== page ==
The static charge in clouds is caused by ice particles bumping against each other and becoming charged by friction.

Lighter positive ice particles accumulate at the top of the cloud and heaver negative ice particles collect lower down.

When the number of charged particles increases, at some point, you get a massive discharge of electricity as the oppositely charged particles come together to give a giant spark - a flash of lightning.

Sometimes the clouds of negative particles induce a positive charge on the ground and then discharge takes place from cloud (-ve) to ground (+ve), and this is a lightning strike (diagram on the right).

If a negatively charged thunder cloud passes over, it induces a positive charge on the nearest object on the ground e.g. a church spire lightning conductor, and, on the bottom end of the lightning conductor, a negative charge on the copper earth plate.

The electrons travelling down the copper lightning conductor and rapidly dissipated safely into the ground.

Unfortunately this positive charge builds up on any tall objects nearer the cloud's charge e.g. like tall buildings or trees, and that's why in a thunderstorm you should not take refuge under a tall tree - its nearer than you to the charge cloud!

Being inside a car does protect you because the electrical discharge can run through the car body to earth, but avoid touching the car body until the event has passed!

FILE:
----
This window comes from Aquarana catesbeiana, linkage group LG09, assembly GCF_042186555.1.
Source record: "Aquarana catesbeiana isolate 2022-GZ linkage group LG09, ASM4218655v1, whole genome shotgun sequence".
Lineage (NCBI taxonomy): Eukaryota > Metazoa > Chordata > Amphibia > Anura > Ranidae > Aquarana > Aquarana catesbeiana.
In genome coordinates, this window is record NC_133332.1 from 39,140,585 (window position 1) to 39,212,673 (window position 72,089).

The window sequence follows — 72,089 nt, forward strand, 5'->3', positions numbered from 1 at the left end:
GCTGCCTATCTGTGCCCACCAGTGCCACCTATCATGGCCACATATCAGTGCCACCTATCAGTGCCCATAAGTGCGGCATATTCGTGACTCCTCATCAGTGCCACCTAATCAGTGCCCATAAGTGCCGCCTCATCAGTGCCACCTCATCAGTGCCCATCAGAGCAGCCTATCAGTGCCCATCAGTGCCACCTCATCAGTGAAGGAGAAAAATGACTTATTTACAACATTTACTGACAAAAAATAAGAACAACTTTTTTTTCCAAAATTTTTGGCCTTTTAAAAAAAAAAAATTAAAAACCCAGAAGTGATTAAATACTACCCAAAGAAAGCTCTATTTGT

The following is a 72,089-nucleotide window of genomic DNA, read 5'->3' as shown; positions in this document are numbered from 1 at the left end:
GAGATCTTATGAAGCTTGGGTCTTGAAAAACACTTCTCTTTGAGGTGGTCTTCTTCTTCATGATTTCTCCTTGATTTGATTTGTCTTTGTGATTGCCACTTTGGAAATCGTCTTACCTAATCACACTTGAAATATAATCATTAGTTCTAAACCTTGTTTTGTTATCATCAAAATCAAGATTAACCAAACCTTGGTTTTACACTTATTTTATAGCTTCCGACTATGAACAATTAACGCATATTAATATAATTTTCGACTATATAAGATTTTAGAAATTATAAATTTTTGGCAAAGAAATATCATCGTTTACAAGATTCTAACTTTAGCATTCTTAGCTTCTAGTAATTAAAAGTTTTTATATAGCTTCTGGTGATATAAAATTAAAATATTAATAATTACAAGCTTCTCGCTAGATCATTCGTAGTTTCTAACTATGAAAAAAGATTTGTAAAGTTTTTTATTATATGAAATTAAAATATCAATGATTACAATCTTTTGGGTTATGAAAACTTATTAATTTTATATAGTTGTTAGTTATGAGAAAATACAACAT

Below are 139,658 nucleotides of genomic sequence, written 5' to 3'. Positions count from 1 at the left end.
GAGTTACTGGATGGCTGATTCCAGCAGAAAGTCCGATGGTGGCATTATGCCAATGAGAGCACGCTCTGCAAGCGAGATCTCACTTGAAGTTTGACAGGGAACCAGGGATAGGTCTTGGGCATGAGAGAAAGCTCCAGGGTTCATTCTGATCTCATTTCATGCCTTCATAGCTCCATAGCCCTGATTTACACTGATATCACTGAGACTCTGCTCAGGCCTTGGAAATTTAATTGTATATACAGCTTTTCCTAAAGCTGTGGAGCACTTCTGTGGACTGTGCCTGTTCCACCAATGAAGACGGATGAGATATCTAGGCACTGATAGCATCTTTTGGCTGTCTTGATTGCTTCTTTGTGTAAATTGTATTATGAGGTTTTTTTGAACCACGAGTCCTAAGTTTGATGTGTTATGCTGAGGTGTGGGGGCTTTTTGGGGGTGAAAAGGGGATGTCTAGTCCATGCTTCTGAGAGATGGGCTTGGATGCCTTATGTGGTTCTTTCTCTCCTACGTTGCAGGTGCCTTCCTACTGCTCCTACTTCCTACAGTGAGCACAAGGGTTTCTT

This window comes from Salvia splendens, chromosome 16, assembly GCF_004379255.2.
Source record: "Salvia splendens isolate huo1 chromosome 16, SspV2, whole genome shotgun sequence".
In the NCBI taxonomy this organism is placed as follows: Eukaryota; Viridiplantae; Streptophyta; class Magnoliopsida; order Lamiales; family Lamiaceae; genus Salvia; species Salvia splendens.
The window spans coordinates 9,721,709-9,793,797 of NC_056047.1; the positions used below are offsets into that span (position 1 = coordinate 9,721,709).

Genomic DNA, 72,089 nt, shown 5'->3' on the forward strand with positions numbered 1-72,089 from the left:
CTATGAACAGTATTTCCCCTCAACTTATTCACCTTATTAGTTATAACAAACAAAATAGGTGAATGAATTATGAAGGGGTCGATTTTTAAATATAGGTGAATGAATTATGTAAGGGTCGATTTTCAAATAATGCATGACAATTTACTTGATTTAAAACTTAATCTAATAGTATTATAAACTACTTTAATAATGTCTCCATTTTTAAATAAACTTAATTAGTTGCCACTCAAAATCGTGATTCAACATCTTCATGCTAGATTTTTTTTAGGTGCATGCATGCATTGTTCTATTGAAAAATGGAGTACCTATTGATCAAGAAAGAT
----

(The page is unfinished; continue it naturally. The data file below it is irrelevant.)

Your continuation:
So, sparks occur when there is a big enough potential difference between a statically electrically charged object and any object that is connected to earth (an 'earthed object').

This high p.d. creates a strong electric field between the two objects ('charged' and 'earthed').

In industry, and the home to, you can use of insulating mats and using shoes with insulating soles if there is a danger of an electric discharge through your body.

If the electric field effect is strong enough, that is if the potential difference is great enough, electrons can be remove from particles in the air, a process called ionisation and positive particles are formed (+ve ions).

Air is a good electrical insulator but the presence of these ions makes it a better conductor so an electrical current can flow.

This can be sometimes be seen as a spark because some of the electrical energy is converted to heat and light energy.

I've written more about these examples and how to counter the effects of static electricity in the final section of the page.

If any object can be connected to the 'earth', by e.g. a conductor such as a copper wire or strip, then any build up of static electricity can be safely discharged.

This is called earthing the object.

You can get an electrostatic shock if you are electrically 'charged' yourself and you touch something that is earthed, so the static electricity runs through you.

Similarly if you yourself are earthed and you touch something that is charged, you can also get an electric shock.

That's why household circuits and electrical appliances should be earthed for your safety and protection.

INDEX physics notes on static electricity - electrostatics & electric fields

Keywords, phrases and learning objectives on static electricity

Be able to describe what happens if the static charge builds up on an object e.g. you can get sparks and ionisation effects and the need for earthing in some situations e.g. a lightning conductor on the top of tall buildings.


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INDEX physics notes on static electricity - electrostatics & electric fields